The first class I have this year turns out to be English. I, of course, already knew this - but as always, a lot of the students in my class complain about not knowing, and therefore make up excuses for why they did not bring their books. Miss Sanders, my favourite teacher since freshmen year, shakes her head resignedly.
“Well, no more excuses for today,” she speaks, and grabs the cup of coffee she always has standing on her desk. The sound of chatter dies out slowly, as Miss Sander watches the class patiently. There is something about teachers who wait for the students to quiet down, it always seems to work.
“Welcome back,” she finally says as the last voice, belonging to Jake Russell (a guy who always sits in the back and draws doodles), dies out. “As you might have noticed, you are now the oldest students in this school.”
A few people start to mumble excitingly, but they quickly quiet down again and miss Sander continues. “And we have a whole group of new freshman,” her tone shifts from welcoming to more serious, “I expect you all to be nice to them and take well care of them.”
No one says a word, but we all know what she is referring to. On the first day back to school, there is a bonfire on the beach - and by bonfire I mean an outdoor party with a big fire. A lot of the freshmen show up with shaking hands and nervously flashing eyes. Last year there were a couple incidents with drunk fifteen year olds, and the school said they would prevent the bonfire from happening this year. Every year they have threatened to find a way to take it down, but I do not think anyone truly cares. They just don’t want a bad reputation for their perfectly boring school.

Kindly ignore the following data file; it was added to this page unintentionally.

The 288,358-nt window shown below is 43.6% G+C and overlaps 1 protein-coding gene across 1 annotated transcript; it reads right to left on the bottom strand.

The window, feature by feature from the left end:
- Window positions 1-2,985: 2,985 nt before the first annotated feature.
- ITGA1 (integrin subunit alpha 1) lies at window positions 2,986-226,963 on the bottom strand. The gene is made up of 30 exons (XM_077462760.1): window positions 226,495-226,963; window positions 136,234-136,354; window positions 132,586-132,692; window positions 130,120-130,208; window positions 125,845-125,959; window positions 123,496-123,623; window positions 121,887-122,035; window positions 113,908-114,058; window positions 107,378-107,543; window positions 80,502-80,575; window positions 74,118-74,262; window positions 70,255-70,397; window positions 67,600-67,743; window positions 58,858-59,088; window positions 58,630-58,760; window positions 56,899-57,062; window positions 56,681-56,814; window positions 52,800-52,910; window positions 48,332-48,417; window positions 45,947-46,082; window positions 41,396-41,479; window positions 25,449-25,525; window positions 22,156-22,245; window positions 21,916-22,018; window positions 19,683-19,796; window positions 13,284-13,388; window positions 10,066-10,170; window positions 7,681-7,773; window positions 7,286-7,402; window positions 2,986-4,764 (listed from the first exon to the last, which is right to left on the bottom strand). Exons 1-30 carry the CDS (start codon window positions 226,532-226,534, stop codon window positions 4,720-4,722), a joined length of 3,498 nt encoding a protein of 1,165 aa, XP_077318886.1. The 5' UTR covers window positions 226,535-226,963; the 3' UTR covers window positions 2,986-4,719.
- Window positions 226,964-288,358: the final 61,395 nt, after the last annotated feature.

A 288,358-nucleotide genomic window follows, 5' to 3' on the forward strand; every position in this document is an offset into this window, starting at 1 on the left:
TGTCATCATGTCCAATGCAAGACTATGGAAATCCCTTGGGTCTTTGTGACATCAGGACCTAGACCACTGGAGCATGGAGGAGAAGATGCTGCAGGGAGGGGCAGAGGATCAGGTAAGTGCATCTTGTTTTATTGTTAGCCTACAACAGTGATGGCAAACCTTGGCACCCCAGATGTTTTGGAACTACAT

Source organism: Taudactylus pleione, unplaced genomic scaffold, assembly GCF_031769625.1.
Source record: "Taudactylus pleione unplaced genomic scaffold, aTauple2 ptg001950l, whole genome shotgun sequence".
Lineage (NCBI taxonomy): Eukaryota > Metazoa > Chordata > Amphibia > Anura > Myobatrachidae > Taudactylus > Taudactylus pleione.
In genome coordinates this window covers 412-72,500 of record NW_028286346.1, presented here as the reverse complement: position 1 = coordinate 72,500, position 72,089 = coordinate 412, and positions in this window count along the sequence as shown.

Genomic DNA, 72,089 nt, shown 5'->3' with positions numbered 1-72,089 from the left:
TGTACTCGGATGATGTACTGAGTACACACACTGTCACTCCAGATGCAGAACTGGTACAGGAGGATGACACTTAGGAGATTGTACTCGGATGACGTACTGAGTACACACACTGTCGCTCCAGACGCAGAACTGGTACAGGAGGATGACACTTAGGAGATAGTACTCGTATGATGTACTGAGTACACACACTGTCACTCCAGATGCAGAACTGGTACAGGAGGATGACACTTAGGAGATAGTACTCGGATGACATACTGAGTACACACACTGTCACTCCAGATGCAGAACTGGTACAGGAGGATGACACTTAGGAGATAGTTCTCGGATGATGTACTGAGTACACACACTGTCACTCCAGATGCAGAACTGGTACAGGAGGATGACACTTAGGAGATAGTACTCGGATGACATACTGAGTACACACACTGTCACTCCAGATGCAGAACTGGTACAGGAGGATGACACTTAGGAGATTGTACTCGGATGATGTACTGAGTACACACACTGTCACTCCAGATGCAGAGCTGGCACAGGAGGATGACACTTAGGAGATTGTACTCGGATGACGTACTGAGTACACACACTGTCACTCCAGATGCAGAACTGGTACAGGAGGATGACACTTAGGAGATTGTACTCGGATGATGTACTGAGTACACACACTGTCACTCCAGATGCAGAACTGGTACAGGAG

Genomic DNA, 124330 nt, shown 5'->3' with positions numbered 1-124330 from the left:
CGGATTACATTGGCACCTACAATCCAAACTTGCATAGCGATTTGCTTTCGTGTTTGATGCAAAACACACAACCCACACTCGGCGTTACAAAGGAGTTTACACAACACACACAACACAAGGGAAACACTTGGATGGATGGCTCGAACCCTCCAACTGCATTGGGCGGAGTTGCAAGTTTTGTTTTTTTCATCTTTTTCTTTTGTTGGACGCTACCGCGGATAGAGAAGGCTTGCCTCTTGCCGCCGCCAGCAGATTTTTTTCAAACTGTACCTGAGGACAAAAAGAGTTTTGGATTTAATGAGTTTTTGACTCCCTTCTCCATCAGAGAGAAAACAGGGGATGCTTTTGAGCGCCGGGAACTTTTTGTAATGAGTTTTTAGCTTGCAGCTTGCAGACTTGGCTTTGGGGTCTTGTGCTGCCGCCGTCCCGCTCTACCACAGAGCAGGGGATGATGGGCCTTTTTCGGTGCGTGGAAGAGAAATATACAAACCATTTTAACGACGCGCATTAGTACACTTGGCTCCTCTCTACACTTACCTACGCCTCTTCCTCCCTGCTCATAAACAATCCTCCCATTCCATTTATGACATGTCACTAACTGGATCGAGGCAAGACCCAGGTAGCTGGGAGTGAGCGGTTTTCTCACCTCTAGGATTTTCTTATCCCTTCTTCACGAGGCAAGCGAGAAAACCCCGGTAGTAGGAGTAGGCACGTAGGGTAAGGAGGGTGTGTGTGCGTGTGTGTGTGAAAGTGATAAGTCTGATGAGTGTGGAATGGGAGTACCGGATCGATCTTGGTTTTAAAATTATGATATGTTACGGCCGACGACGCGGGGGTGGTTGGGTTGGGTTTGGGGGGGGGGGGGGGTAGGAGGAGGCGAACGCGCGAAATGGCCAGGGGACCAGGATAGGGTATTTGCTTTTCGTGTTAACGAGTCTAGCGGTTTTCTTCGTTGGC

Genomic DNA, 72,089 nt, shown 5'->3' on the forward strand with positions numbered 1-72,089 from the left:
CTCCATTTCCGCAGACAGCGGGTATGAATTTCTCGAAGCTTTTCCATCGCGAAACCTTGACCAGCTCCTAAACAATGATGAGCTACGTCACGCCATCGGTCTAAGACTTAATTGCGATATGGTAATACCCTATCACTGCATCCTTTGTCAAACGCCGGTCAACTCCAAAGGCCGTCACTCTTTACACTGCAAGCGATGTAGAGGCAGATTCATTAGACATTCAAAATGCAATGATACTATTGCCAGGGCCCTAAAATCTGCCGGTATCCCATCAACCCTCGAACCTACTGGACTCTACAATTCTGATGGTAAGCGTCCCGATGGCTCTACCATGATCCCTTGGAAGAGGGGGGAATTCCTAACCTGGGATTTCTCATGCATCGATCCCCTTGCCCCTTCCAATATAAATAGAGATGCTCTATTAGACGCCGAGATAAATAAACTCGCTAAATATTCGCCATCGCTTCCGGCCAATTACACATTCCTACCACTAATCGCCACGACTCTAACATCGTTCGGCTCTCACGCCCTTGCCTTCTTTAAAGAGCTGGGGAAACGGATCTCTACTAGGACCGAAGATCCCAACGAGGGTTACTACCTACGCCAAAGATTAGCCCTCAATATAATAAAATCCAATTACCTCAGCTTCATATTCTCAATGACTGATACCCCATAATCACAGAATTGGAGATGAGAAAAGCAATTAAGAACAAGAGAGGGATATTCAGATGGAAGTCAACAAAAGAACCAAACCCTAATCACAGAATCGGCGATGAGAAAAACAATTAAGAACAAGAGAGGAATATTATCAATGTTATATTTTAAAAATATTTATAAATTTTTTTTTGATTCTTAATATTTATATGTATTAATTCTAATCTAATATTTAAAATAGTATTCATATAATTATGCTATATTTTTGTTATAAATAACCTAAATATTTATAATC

What I like the most about miss Sanders is how she never covers anything up, “I will not tolerate hearing that anyone in this class-“ Her big blue eyes wander over all of our faces, “serve alcohol for minors.”
Technically we are all minors, but miss Sander is from Europe, and as far as I am concerned, they have a lot looser alcohol rules there. She is well aware of what teenagers do, most teenagers anyway, and she never seems to think it is wrong. I am sure that I once heard her talking to Mr. Smith (my history teacher) about how she thought that this was the time for us to test our limits. I do agree with her there. The thought of people starting to drink in college kind of scares me. What if they get too drunk and no one is there to take care of them? I know that I will never completely alone as long as I live here. In the worst case, I can even call one of my parents. They will give me the talk the following day, but will be glad that I called them instead of wandering around alone and intoxicated at night.
As you probably can tell, this has happened before. More than once - but only once where I was alone. Sometimes my mother picks me and the girls up after parties, and then they all crash at my place. The morning after is always nice. Anna is usually hung over, Jennifer talks about that one boy she made out and Kathleen drinks all the coffee in the house.
Miss Sander rips me away from my drunken memories, and I instantly fall back into reality - into the classroom of East Haven High.